“Who am I? How do I fit into the world around me? How am I different?” Questions like these are central to the elusive notion of identity—to how we establish and maintain perceptions of “self” and “other,” “we” and “they.” Identifying ourselves and others in categories defined by gender, ethnicity, nationality, religion, economic status, physical and mental abilities, and other markers stimulate a sense of “we-consciousness.” They influence our choices about who we trust and consider part of our “tribe,” in biological, socio-cultural, and “ultimate” terms. How we perceive and enact our identities influences how we love, create, and discover, and whether we construct systems of oppression and war. Through multi-religious and scientific frameworks including biological, psychological, sociological, and anthropological considerations, this conference will explore core concepts of identity. We invite you to engage in cross-cultural conversations and participate in envisioning a global cultural transformation in which the presence of diversity need not provoke disharmony. We encourage professionals across disciplines to submit proposals for papers that address the theme topic. Possible areas of interest include but are not limited to: Are there prevailing scientific understandings of self, and if so, what are they? How do specific world religious traditions understand individual and social identities and otherness? In our dynamically interconnected global society, how can science and religion help us comprehend the limitations and purposes of identity? What influences the formation of blind spots and biases? How can we engage in cross cultural conversations that transcend the “allergy to the other,” increase respect and understanding, and contribute to justice and peacemaking.
Youth ages 1-18 are invited to join the Archi Pelagos youth program, which meets in age-based groups during the morning plenary sessions; provides art, parachute games, and other activities during a 1.5 hour slot each afternoon, and offers special sessions some evenings. We also encourage both youth and adults to participate in several Intergenerational activities, including a Garden Fete Ice Cream Social, an Island Scavenger Hunt, and a game of Werewolf in the Village.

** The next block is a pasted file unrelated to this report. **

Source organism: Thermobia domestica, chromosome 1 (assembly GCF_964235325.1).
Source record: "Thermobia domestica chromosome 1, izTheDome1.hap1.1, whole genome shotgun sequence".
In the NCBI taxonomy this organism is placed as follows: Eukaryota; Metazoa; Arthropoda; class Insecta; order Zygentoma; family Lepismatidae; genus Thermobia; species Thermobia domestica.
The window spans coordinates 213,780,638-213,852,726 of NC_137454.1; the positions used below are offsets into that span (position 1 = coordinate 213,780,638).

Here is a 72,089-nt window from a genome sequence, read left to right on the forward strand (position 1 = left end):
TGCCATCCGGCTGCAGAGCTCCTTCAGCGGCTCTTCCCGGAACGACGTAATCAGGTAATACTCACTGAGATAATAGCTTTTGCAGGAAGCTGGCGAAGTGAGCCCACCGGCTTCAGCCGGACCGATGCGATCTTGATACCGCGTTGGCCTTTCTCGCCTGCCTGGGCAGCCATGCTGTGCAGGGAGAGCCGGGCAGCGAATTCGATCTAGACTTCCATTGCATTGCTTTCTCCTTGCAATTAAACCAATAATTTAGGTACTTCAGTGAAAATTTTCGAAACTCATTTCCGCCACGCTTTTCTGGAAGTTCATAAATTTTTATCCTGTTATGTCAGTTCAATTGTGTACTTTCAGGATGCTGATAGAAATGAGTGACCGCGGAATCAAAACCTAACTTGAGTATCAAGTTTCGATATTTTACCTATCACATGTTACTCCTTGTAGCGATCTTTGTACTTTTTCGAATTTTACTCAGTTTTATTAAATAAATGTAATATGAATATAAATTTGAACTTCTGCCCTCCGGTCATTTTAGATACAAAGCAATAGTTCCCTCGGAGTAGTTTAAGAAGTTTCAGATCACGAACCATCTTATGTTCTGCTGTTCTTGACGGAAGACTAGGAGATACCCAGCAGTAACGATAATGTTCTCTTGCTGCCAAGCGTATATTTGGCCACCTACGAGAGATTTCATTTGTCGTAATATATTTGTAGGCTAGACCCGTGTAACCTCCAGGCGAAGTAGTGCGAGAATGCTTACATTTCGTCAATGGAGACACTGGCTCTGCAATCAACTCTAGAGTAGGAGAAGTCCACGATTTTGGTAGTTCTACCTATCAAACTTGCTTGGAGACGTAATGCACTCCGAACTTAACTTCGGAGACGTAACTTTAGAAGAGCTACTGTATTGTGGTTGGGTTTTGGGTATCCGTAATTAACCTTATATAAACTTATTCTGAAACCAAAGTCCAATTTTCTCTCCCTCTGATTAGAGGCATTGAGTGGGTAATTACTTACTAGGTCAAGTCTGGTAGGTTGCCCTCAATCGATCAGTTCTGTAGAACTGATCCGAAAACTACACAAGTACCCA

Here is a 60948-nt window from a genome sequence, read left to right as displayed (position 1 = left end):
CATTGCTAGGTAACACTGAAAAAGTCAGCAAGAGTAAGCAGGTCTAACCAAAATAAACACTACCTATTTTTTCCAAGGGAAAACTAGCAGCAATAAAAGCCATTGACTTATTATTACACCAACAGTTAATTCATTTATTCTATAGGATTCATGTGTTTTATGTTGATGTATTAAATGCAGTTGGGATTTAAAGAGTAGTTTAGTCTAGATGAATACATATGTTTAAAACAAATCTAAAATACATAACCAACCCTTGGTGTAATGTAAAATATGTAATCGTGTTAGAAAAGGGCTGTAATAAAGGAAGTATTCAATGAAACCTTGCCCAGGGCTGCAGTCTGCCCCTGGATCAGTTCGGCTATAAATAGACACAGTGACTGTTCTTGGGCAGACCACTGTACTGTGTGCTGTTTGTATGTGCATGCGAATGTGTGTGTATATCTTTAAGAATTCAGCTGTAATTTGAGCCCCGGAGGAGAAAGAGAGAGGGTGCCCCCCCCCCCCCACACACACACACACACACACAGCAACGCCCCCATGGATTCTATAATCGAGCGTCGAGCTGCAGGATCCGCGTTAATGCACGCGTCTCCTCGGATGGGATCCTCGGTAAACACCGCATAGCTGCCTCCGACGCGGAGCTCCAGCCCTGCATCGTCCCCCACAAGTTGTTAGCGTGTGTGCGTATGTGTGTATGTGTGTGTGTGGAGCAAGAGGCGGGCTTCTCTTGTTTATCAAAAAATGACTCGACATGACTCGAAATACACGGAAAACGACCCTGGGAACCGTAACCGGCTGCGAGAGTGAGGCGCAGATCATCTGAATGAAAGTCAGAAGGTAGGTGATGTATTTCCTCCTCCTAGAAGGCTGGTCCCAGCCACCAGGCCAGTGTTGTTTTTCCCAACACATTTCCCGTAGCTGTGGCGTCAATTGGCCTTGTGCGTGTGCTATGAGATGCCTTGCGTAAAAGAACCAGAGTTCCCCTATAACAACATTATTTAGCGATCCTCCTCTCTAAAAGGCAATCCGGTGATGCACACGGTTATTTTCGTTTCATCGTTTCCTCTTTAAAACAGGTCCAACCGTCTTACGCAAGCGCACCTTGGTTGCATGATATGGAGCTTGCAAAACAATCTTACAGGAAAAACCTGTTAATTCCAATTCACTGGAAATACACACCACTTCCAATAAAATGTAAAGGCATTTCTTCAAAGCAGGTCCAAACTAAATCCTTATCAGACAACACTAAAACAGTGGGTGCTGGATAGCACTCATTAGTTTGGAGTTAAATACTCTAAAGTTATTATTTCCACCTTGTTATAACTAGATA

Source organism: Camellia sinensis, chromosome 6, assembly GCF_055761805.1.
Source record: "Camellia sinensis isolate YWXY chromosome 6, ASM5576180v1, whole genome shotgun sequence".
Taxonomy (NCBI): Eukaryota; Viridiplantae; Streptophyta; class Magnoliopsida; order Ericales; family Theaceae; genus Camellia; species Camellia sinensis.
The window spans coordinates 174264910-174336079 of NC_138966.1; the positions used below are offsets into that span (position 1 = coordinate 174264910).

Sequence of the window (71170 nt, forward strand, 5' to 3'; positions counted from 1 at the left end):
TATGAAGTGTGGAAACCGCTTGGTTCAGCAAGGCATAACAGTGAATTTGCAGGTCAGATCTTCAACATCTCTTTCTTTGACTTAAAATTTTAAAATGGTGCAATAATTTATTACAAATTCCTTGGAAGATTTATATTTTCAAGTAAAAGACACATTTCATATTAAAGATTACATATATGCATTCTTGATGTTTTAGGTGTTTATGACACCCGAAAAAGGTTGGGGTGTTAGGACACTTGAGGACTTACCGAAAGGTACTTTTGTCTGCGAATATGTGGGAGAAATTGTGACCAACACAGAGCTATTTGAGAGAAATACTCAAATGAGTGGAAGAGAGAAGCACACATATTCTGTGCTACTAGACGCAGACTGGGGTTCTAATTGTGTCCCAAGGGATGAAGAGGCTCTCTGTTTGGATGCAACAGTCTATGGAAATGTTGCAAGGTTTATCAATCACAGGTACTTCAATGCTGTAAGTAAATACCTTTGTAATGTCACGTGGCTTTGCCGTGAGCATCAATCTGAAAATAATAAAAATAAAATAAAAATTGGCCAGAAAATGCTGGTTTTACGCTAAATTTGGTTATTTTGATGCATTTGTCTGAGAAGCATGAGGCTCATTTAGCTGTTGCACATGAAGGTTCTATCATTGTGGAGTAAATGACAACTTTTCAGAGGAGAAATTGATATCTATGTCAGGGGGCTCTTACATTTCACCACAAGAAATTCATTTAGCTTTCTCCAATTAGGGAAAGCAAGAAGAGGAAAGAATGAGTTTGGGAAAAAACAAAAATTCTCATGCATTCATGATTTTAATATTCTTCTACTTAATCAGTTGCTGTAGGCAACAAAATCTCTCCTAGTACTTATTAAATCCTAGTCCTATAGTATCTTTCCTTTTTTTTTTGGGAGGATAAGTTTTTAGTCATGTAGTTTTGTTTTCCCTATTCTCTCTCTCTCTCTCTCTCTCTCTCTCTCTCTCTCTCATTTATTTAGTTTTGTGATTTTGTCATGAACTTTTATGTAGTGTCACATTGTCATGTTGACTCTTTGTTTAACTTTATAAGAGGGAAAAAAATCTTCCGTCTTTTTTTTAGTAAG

Rabbi David Rosen, KSG CBE International Director of Interreligious Affairs, American Jewish Committee
Anindita N. Balslev M.A.(Cal), PhD (Paris) Founder, Cross-Cultural Conversation Forum
Swami Sarvapriyananda Resident Swami, the Vedanta Society of New York
Minister of the Week
Dr. Dorsey Odell Blake, Presiding Minister of The Church for The Fellowship of All Peoples, Faculty Associate at Pacific School of Religion, and faculty at the Dale P. Andrews Freedom Seminary at Children’s Defense Fund’s Samuel DeWitt Proctor Institute for Child Advocacy Ministry.
Adults: $225 IRAS members/$325 nonmembers Children: $125
The Institute on Religion in an Age of Science (IRAS) offers a variety of scholarships and financial assistance opportunities, including: * Two Shapley-Booth fellowships to honor the memory of the first two presidents of IRAS, the theologian Edward Prince Booth and the astronomer Harlow Shapley: these cover each recipient’s registration fee, room and board, (and transportation?). * Up to three (3) Student Scholarships for current undergraduate or graduate students: these cover each recipient’s registration fee and room and board. Student scholarship recipients are responsible for their own transportation costs. * Griswold Scholarships: a small scholarship is available for first-time IRAS conference attendees over 55. *Financial Assistance Grants to assist those who might not otherwise be able to attend our summer conference: these usually cover the registration fee. Please see www.iras.org for more information on application deadlines and how to apply.
Room & Board
|IRAS||Standard Shared||Standard Single||Motel Shared||Motel Single|
|IRAS||0-5 years old||6-11||12-17|
Depart Portsmouth: 6/26: 2:25 pm
Depart Star: 7/3: 9:20 am